ROMS is a member of CISAC - the International confederation of authors and composers societies. ROMS manages intellectual rights in the Russian Federation. All third party distributors licensed by ROMS are required to pay a portion of the revenue to the ROMS. ROMS in turn, is obligated to pay most of that money (aside from small portion it needs for operating expenses) to artists. Both Russian and foreign.
This license is only supposed to allow content to be sold to Russians. The site doesn't appear to do non-Russian advertising and promotion, though they do have an English version of the site available (they say its to address problems with Russian language-encoding standards which existed they launched but that many Russian nationals living outside of the country prefer to use the English version for browsing). They claim its a site created for Russians but those who come to their site
from abroad are welcome and are provided with full service. Sales to non-Russians are said to be 'insignificant' but I rather think its because their management has wisely chosen a Russian processor that does not offer AllofMP3 direct access the information from user credit cards. They get only notifications about successful transactions. Plausible deniability is as smart in business as politics.
The Music Industry claims that Allofmp3 is illegal but their own lawyers tell them "... the music industry doesn't have much chance in succeeding (if they attack these companies who are using music files on the Internet under current Russian laws)." Instead they are pushing for changes in Russian copyright law but progress is glacial.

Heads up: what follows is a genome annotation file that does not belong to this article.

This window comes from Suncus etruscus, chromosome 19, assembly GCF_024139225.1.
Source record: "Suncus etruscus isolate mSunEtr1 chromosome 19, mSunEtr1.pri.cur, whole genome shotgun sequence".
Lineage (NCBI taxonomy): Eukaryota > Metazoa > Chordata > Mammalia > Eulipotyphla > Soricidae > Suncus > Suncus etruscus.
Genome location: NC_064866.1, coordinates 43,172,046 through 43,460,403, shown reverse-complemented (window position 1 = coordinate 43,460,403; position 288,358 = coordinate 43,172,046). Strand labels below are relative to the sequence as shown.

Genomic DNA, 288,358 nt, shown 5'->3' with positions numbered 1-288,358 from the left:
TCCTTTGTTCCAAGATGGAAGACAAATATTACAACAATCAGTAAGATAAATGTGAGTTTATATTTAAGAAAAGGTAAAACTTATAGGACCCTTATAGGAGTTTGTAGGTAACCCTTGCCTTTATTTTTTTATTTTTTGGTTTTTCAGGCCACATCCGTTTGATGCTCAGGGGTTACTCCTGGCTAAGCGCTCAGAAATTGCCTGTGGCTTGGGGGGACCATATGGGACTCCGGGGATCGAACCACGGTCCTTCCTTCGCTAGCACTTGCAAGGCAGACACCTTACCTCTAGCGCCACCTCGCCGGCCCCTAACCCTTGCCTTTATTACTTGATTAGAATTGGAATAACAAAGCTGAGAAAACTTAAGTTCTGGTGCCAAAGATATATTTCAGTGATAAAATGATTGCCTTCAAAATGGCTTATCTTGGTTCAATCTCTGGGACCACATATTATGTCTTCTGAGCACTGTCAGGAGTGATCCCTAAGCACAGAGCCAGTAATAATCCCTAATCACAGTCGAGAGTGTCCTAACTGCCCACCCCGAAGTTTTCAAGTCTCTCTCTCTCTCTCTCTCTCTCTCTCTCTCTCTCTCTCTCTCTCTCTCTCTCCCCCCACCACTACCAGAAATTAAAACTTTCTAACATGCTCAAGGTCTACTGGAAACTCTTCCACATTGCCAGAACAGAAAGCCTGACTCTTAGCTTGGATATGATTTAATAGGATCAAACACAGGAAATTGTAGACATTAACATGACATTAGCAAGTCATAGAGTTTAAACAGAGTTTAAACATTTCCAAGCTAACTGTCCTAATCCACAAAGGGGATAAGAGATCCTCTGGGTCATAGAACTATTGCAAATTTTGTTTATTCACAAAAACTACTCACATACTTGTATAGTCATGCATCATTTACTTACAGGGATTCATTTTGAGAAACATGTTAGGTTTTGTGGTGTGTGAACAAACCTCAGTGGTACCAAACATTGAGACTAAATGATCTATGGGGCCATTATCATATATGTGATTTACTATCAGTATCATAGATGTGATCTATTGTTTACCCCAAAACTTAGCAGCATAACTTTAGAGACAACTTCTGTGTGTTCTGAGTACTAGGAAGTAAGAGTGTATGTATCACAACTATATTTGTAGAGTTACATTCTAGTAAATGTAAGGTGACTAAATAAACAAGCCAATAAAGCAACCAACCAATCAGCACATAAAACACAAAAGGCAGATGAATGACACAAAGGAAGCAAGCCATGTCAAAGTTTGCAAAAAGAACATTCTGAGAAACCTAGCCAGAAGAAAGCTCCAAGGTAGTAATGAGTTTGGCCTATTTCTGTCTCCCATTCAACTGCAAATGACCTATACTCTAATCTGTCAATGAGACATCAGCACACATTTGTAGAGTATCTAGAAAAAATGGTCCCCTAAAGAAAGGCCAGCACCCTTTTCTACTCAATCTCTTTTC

Chances that the loophole will be closed on short term are low and there is great resistance to changes.
As for the legality of non-Russian clients downloading from allofmp3 this is country dependent. In countries with liberal copyright protections, like the Netherlands, downloading is legal. In countries with stricter copyright protections its less clear.
MP3's, OGG's, etc are not illegal in the USA and therefore can be imported. There is also no law against importing music from other countries (including Russia). Because you are buying this legally in Russia and then importing to the USA, this should be 100% legit. The only applicable U.S. law appears to relate to the "Infringing importation of copies or phonorecords". But even this statute
"...does not apply to importation, for the private use of the importer and not for distribution..." If MP3's, OGG's etc are in fact considered phonorecords, U.S. citizens can legally buy these as long if they are for private use and not for distribution. If MP3s, OGG's etc. are not considered phonorecords, no import laws apply. The sections of digital audio recording and sound recording have no
mention of importation. Bottom line: Downloading from Allofmp3 is legal for U.S. Citizens, as long as the files are for private use and not for distribution." ~ Steve Schear

2005 - Dodges Bullet